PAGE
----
A series of mysterious rooms have been uncovered for the first time in 250 years at Blenheim Palace, the birthplace of Winston Churchill in West Oxfordshire.
The rooms are part of a “lost” ground floor within the site’s Grand Bridge. Flooded when water levels were raised to create lakes in the 18th century, the rooms have been rediscovered thanks to a massive dredging effort to remove silt from the lakes. As a result, water has been drained away from the “lost” floor.
Experts exploring the rooms have found graffiti dating back to the 1760s and a puzzling blocked-up tunnel. Sunken boats, which are believed to date back to the 1950s, when they were used for reed cutting, have also been exposed.
“The Grand Bridge is one of the most intriguing and fascinating buildings at Blenheim,” said Blenheim’s Head of Estates, Roy Cox, in a statement. “We’re currently undertaking a full internal 3D survey as part of a major restoration project.”
“It has already revealed a large number of rooms and passageways, some containing original plasterwork, stairways and potentially cooking ranges,” he added.
Created by the architect and playwright John Vanbrugh in 1708, the ornate bridge was designed to be a “habitable viaduct” and is said to contain over 30 rooms.
Although there is no evidence that the bridge was ever lived in, officials note that some rooms have fireplaces and chimneys. A large chamber within the imposing structure is also plastered and fitted with an arch, resembling a theater, they explain.
The residence of the Dukes of Marlborough, Blenheim Palace is a UNESCO World Heritage Site. The view across the lake over the Grand Bridge to the 18th-century Baroque palace was described as the finest in England by Winston Churchill’s father, Lord Randolph Churchill.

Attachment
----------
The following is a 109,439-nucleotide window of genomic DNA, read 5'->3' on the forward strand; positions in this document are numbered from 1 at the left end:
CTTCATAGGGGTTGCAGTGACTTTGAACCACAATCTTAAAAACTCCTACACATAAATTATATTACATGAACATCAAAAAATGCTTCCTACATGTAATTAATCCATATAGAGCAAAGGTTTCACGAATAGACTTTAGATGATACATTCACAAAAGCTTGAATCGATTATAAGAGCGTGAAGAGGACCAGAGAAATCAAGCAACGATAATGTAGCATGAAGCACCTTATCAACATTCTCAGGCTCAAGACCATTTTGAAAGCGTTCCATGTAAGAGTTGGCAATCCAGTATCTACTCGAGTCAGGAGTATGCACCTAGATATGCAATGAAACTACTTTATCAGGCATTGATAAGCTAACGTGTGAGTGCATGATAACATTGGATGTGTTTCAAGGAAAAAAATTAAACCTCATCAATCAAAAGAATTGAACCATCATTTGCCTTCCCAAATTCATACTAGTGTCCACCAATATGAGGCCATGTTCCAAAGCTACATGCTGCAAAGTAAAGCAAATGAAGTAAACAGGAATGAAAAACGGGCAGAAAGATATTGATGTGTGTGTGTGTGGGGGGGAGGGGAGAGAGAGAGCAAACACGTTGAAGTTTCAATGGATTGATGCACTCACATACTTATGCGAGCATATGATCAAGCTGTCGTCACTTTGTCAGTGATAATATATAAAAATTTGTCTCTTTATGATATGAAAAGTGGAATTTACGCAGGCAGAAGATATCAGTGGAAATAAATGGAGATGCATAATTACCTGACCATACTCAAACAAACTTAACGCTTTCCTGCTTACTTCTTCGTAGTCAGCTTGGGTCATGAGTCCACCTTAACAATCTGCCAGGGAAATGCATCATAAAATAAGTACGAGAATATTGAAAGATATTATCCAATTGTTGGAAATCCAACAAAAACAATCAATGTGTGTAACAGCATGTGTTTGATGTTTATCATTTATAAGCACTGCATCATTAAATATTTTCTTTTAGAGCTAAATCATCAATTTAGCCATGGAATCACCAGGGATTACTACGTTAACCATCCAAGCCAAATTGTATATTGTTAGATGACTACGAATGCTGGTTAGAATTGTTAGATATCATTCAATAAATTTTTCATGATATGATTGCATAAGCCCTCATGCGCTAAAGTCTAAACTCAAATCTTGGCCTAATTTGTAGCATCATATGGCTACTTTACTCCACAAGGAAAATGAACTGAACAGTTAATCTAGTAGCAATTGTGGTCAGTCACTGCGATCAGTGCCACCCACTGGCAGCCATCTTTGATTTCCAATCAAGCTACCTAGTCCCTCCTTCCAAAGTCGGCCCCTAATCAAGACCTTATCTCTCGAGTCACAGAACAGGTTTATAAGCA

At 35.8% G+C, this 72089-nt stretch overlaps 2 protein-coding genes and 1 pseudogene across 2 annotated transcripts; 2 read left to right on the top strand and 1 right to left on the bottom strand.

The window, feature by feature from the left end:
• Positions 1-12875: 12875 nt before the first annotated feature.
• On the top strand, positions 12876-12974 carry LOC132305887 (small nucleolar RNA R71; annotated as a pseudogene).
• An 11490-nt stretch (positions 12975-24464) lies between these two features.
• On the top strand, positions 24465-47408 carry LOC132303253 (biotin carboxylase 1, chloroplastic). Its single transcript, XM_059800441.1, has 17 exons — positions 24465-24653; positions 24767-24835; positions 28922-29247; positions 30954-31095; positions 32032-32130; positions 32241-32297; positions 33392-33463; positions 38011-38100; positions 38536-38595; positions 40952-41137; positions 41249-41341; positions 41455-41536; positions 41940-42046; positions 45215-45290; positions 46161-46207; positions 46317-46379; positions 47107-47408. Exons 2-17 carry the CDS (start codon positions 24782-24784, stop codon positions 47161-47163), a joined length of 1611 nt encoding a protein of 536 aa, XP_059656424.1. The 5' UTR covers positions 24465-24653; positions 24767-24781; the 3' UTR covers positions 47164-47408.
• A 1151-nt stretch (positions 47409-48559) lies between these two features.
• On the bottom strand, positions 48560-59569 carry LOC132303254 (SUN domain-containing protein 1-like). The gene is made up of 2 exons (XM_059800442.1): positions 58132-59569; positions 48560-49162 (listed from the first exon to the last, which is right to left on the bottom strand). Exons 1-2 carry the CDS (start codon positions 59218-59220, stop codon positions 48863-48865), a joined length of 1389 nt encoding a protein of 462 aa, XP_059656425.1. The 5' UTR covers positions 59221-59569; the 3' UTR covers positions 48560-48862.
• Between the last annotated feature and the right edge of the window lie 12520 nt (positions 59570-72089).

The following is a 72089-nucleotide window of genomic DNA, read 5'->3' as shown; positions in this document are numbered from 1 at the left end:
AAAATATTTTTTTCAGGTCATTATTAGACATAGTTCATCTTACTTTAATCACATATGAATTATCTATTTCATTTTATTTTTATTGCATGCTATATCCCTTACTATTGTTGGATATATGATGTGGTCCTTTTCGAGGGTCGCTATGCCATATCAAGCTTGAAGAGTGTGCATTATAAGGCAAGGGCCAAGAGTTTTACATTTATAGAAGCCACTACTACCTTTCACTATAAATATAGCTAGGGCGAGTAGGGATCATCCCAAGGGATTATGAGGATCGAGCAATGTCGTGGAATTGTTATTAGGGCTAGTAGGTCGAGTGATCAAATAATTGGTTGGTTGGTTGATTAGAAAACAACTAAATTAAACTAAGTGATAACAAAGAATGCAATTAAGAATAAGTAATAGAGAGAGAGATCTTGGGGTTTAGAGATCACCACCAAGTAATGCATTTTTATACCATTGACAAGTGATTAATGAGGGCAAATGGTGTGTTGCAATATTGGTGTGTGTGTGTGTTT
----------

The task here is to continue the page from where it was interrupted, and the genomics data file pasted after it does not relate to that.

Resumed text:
In July President Trump joined British Prime Minister Theresa May for a black-tie dinner with business leaders at Blenheim Palace. The four-day trip was Trump's first to Great Britain as president.
The discovery is the latest fascinating historical find in the U.K. in recent times. A mysterious painting hidden for centuries at the Tower of London may be a self-portrait of the famous adventurer Sir Walter Raleigh, officials recently revealed.
Earlier this year, an extremely rare medieval Bible was returned to the cathedral it was taken from 500 years ago. The Bible was written in the late 13th century, according to Canterbury Cathedral in the U.K., which is now in possession of the item.
Last year, archaeologists in London uncovered the remains of Greenwich Palace, the birthplace of Henry VIII and Elizabeth I.
The palace once stood on the site now occupied by the Old Royal Naval College in Greenwich, southeast London. Two rooms from the Tudor-era palace were found when the ground beneath the Old Royal Naval College’s Painted Hall was being prepared for a new visitor center.
The Associated Press contributed to this article.
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